We need Con­gress to not con­tin­ue what it has been doing for the last few years: Bor­row­ing and spend­ing while cut­ting tax­es at the same time. That’s the irre­spon­si­ble, reck­less behav­ior that has caused our deficit to get too high.

The fed­er­al gov­ern­men­t’s bud­get deficit, inci­den­tal­ly, isn’t the bogey­man it is often made out to be. The Unit­ed States has actu­al­ly run a deficit for most of its his­to­ry, and it has­n’t caused us to self-destruct. In fact, Andrew Jack­son was the only pres­i­dent who ever suc­ceed­ed in zero­ing out the deficit.

Our per­sis­tent deficit has­n’t stopped our econ­o­my or pop­u­la­tion from grow­ing. It has­n’t stopped us from devel­op­ing an extreme­ly pow­er­ful, tech­no­log­i­cal­ly advanced mil­i­tary. It has­n’t stopped sci­en­tif­ic research, space explo­ration, the expan­sion of our safe­ty net, or efforts to clean up and pro­tect our environment.

Amer­i­ca has climbed out of a depres­sion with a deficit, defeat­ed fas­cism with a deficit, and out­last­ed the Sovi­et Union in a decades-long “Cold War” with a deficit. We’ve already proved that our deficit is some­thing we can live with.

So we should­n’t be wor­ried that our gov­ern­ment has a deficit. What we do need to wor­ry about is whether we’re keep­ing it in check. And we haven’t been.

Most of the recent fis­cal insan­i­ty that we’ve expe­ri­enced was caused by a Repub­li­can pres­i­dent and a series of Repub­li­can-con­trolled con­gress­es, who saw fit to increase expen­di­tures while simul­ta­ne­ous­ly decreas­ing rev­enues. (And the mon­ey they bor­rowed was­n’t even spent improv­ing Amer­i­cans’ lives. It was spent invad­ing oth­er coun­tries, build­ing a big­ger police state with unprece­dent­ed sur­veil­lance pow­ers, and reward­ing their cor­po­rate bud­dies with sub­si­dies and tax breaks).

It’s their bad exam­ple we need to stop emu­lat­ing. If our com­mon wealth (com­prised of our col­lec­tive tax dol­lars, our mem­ber­ship dues in Amer­i­ca) keeps shrink­ing, we’ll have no abil­i­ty to pay for the pub­lic ser­vices that we want and need.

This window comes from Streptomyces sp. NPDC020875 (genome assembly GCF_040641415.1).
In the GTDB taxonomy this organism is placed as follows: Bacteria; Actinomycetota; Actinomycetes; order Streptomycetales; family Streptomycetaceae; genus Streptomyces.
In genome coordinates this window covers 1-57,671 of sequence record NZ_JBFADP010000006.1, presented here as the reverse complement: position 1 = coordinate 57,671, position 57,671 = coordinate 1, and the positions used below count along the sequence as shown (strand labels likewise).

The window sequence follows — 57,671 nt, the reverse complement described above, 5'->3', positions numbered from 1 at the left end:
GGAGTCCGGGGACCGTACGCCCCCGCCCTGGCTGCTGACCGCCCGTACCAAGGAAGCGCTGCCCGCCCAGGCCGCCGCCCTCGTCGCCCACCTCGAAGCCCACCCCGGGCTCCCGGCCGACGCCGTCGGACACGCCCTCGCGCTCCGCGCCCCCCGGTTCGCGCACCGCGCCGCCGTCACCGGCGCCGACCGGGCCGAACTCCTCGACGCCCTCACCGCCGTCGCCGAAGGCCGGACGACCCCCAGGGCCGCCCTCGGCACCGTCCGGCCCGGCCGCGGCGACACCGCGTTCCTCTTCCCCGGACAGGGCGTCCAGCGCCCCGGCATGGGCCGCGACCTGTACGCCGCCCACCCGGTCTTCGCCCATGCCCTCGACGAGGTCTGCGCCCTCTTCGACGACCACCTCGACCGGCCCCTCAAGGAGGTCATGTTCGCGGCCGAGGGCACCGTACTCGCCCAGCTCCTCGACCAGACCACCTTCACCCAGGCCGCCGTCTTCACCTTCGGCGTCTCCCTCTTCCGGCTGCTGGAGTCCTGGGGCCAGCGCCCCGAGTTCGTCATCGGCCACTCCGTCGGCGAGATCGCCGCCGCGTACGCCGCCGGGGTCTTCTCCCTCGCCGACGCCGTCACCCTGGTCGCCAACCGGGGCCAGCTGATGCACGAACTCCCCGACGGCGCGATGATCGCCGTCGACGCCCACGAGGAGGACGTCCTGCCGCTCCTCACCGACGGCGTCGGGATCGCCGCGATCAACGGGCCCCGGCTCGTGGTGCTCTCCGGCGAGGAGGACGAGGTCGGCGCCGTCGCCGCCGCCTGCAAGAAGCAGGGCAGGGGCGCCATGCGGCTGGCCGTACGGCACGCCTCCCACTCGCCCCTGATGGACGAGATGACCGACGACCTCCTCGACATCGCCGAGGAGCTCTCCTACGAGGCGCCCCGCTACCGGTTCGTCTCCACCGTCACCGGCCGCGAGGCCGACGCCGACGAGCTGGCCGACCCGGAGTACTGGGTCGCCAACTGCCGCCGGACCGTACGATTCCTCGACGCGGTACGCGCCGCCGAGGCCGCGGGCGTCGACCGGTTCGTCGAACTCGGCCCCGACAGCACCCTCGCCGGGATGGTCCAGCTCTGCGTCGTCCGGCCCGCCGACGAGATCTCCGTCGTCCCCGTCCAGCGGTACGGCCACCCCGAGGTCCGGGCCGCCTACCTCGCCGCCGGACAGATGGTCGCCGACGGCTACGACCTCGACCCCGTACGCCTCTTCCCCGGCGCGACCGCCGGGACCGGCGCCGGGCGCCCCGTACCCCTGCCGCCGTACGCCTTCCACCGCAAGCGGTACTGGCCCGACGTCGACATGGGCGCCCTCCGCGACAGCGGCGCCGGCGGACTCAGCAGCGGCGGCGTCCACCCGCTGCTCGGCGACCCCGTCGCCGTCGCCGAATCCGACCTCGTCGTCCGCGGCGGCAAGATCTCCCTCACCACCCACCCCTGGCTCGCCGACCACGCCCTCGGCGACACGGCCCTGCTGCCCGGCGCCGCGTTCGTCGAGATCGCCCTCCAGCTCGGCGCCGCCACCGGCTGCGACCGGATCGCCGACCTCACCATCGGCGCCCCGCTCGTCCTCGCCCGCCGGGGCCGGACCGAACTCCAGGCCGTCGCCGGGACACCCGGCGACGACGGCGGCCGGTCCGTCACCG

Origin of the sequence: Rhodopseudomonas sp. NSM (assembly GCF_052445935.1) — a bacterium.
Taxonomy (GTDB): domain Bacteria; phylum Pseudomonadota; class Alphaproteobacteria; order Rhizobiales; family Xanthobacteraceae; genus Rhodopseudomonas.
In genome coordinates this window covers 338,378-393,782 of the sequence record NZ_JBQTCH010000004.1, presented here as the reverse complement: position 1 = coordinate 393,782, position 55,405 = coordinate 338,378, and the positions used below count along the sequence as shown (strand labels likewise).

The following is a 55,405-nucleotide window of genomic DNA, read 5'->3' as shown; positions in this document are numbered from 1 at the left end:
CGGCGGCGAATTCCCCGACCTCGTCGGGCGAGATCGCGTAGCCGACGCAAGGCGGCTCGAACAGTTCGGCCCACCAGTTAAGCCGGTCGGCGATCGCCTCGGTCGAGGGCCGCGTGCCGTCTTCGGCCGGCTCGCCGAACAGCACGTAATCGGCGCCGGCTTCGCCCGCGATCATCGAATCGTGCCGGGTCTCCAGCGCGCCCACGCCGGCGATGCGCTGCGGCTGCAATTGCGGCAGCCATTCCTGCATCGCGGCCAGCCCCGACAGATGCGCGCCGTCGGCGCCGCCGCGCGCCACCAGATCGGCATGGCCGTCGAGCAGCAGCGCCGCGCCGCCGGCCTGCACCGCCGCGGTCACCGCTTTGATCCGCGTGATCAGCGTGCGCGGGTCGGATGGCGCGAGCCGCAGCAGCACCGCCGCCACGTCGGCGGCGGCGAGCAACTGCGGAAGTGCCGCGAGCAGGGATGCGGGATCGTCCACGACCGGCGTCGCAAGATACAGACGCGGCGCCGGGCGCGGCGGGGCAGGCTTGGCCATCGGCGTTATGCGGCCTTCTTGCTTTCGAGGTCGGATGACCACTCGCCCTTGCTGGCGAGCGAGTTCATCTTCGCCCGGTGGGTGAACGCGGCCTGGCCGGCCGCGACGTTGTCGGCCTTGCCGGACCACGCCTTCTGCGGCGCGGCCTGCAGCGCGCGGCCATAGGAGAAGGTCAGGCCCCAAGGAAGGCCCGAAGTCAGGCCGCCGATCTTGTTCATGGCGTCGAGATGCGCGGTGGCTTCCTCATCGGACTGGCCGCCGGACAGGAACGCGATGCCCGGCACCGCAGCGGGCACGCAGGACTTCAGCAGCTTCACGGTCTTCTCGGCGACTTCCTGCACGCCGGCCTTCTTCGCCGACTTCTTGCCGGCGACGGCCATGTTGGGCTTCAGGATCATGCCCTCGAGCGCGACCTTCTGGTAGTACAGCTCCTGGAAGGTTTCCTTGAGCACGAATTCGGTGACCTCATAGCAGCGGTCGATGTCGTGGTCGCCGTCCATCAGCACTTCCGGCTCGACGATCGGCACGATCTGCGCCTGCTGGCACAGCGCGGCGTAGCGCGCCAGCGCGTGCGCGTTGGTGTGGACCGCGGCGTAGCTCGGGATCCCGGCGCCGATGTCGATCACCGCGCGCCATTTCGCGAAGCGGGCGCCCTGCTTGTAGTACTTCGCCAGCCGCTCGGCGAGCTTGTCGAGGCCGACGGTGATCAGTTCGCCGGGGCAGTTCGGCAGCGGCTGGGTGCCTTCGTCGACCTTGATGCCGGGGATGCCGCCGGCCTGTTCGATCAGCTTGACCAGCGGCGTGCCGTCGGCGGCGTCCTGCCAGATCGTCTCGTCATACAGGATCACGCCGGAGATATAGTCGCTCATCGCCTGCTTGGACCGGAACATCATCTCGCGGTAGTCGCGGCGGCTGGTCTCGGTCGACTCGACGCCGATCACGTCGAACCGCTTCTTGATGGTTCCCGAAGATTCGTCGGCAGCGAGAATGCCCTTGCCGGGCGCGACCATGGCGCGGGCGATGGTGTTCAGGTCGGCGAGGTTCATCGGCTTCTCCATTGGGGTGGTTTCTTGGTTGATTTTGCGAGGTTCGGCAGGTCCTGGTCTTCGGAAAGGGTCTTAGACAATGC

Many of the same Repub­li­cans who are preach­ing the let’s live with­in our means gospel now were vot­ing for pre­cise­ly the oppo­site when George W. Bush was in charge. Not that they’d admit that. Repub­li­cans these days act as if the Bush error nev­er hap­pened. Well, we haven’t for­got­ten it. And we won’t.

The real dan­ger we face is the prospect of Repub­li­cans gain­ing con­trol of the Sen­ate and the pres­i­den­cy. If that hap­pens, they’ll have the abil­i­ty to pick up where they left off dur­ing the Bush error, and they will take us down the road to fis­cal ruin. That’s the sce­nario that Fitch, Moody’s, and S&P should be warn­ing the coun­try about. But evi­dent­ly they can’t see that tragedy play­ing out in their heads.

Just like they did­n’t see the warn­ing signs that fore­told of the col­lapse of the casi­no that is Wall Street and the ensu­ing eco­nom­ic slump we’re deal­ing with now.

About the author

Andrew Villeneuve is the founder and executive director of the Northwest Progressive Institute, as well as the founder of NPI's sibling, the Northwest Progressive Foundation. He has worked to advance progressive causes for over two decades as a strategist, speaker, author, and organizer. Andrew is also a cybersecurity expert, a veteran facilitator, a delegate to the Washington State Democratic Central Committee, and a member of the Climate Reality Leadership Corps.